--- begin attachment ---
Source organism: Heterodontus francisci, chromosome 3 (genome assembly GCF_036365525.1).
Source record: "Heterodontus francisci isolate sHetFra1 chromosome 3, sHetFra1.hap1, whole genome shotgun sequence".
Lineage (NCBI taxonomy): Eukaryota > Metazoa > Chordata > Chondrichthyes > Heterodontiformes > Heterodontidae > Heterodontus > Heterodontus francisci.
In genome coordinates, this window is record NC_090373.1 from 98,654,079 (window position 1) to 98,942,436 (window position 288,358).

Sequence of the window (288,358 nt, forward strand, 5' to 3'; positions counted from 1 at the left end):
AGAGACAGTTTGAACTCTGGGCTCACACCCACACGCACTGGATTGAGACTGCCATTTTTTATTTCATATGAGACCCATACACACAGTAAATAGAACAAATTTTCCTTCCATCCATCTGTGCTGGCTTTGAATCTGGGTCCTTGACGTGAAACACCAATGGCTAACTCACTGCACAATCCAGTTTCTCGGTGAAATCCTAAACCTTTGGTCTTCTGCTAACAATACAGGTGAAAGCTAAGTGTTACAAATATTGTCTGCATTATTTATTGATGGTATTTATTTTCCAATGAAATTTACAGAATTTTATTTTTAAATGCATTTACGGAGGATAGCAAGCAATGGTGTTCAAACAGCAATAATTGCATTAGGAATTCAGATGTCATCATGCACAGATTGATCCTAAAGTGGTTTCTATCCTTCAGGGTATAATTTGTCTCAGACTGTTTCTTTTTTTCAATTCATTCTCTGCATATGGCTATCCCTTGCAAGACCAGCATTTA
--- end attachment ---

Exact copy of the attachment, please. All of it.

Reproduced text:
Source organism: Heterodontus francisci, chromosome 3 (genome assembly GCF_036365525.1).
Source record: "Heterodontus francisci isolate sHetFra1 chromosome 3, sHetFra1.hap1, whole genome shotgun sequence".
Lineage (NCBI taxonomy): Eukaryota > Metazoa > Chordata > Chondrichthyes > Heterodontiformes > Heterodontidae > Heterodontus > Heterodontus francisci.
In genome coordinates, this window is record NC_090373.1 from 98,654,079 (window position 1) to 98,942,436 (window position 288,358).

Sequence of the window (288,358 nt, forward strand, 5' to 3'; positions counted from 1 at the left end):
AGAGACAGTTTGAACTCTGGGCTCACACCCACACGCACTGGATTGAGACTGCCATTTTTTATTTCATATGAGACCCATACACACAGTAAATAGAACAAATTTTCCTTCCATCCATCTGTGCTGGCTTTGAATCTGGGTCCTTGACGTGAAACACCAATGGCTAACTCACTGCACAATCCAGTTTCTCGGTGAAATCCTAAACCTTTGGTCTTCTGCTAACAATACAGGTGAAAGCTAAGTGTTACAAATATTGTCTGCATTATTTATTGATGGTATTTATTTTCCAATGAAATTTACAGAATTTTATTTTTAAATGCATTTACGGAGGATAGCAAGCAATGGTGTTCAAACAGCAATAATTGCATTAGGAATTCAGATGTCATCATGCACAGATTGATCCTAAAGTGGTTTCTATCCTTCAGGGTATAATTTGTCTCAGACTGTTTCTTTTTTTCAATTCATTCTCTGCATATGGCTATCCCTTGCAAGACCAGCATTTA